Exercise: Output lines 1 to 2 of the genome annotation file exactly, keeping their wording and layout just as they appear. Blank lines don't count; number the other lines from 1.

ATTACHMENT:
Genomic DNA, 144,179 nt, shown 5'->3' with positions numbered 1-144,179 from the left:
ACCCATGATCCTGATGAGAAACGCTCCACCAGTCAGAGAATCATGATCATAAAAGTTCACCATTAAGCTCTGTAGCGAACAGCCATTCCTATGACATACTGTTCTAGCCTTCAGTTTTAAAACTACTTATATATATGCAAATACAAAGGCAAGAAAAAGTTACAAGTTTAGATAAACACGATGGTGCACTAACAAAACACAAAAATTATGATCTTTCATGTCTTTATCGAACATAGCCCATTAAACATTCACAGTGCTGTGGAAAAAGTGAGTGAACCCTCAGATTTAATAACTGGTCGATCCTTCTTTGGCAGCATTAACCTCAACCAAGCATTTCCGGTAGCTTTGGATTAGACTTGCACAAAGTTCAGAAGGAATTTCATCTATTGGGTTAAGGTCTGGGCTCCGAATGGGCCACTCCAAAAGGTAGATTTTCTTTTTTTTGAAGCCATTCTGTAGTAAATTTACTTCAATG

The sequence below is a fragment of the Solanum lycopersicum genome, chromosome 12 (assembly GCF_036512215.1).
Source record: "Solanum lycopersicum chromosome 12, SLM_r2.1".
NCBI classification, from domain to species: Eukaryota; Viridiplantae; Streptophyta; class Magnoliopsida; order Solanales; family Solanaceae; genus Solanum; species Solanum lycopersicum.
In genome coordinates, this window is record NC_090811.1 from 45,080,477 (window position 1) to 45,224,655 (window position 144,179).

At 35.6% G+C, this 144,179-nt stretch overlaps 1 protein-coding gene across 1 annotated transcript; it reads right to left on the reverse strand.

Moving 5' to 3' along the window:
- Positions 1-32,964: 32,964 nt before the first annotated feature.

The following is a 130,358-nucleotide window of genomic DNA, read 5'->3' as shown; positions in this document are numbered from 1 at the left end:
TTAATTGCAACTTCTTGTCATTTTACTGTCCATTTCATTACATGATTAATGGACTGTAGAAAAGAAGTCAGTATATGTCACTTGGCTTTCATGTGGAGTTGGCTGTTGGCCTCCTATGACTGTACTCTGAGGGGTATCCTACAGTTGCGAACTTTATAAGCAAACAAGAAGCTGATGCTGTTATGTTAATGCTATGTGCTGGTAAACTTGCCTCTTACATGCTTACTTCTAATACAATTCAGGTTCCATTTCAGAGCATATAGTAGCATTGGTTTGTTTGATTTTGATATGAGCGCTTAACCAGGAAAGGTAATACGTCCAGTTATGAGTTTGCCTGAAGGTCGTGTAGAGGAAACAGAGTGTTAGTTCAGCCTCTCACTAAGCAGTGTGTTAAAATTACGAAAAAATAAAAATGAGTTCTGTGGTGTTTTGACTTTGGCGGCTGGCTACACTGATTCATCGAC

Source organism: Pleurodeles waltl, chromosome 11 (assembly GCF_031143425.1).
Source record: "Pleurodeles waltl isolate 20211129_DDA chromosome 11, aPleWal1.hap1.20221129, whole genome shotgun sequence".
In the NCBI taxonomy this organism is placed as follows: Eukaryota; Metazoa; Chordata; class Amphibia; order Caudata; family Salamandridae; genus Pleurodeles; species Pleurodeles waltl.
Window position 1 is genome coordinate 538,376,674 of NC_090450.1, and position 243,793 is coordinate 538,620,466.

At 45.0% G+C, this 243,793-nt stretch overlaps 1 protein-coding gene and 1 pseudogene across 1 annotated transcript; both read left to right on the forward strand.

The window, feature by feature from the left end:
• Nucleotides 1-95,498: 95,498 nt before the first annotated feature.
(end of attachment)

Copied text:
Genomic DNA, 144,179 nt, shown 5'->3' with positions numbered 1-144,179 from the left:
ACCCATGATCCTGATGAGAAACGCTCCACCAGTCAGAGAATCATGATCATAAAAGTTCACCATTAAGCTCTGTAGCGAACAGCCATTCCTATGACATACTGTTCTAGCCTTCAGTTTTAAAACTACTTATATATATGCAAATACAAAGGCAAGAAAAAGTTACAAGTTTAGATAAACACGATGGTGCACTAACAAAACACAAAAATTATGATCTTTCATGTCTTTATCGAACATAGCCCATTAAACATTCACAGTGCTGTGGAAAAAGTGAGTGAACCCTCAGATTTAATAACTGGTCGATCCTTCTTTGGCAGCATTAACCTCAACCAAGCATTTCCGGTAGCTTTGGATTAGACTTGCACAAAGTTCAGAAGGAATTTCATCTATTGGGTTAAGGTCTGGGCTCCGAATGGGCCACTCCAAAAGGTAGATTTTCTTTTTTTTGAAGCCATTCTGTAGTAAATTTACTTCAATG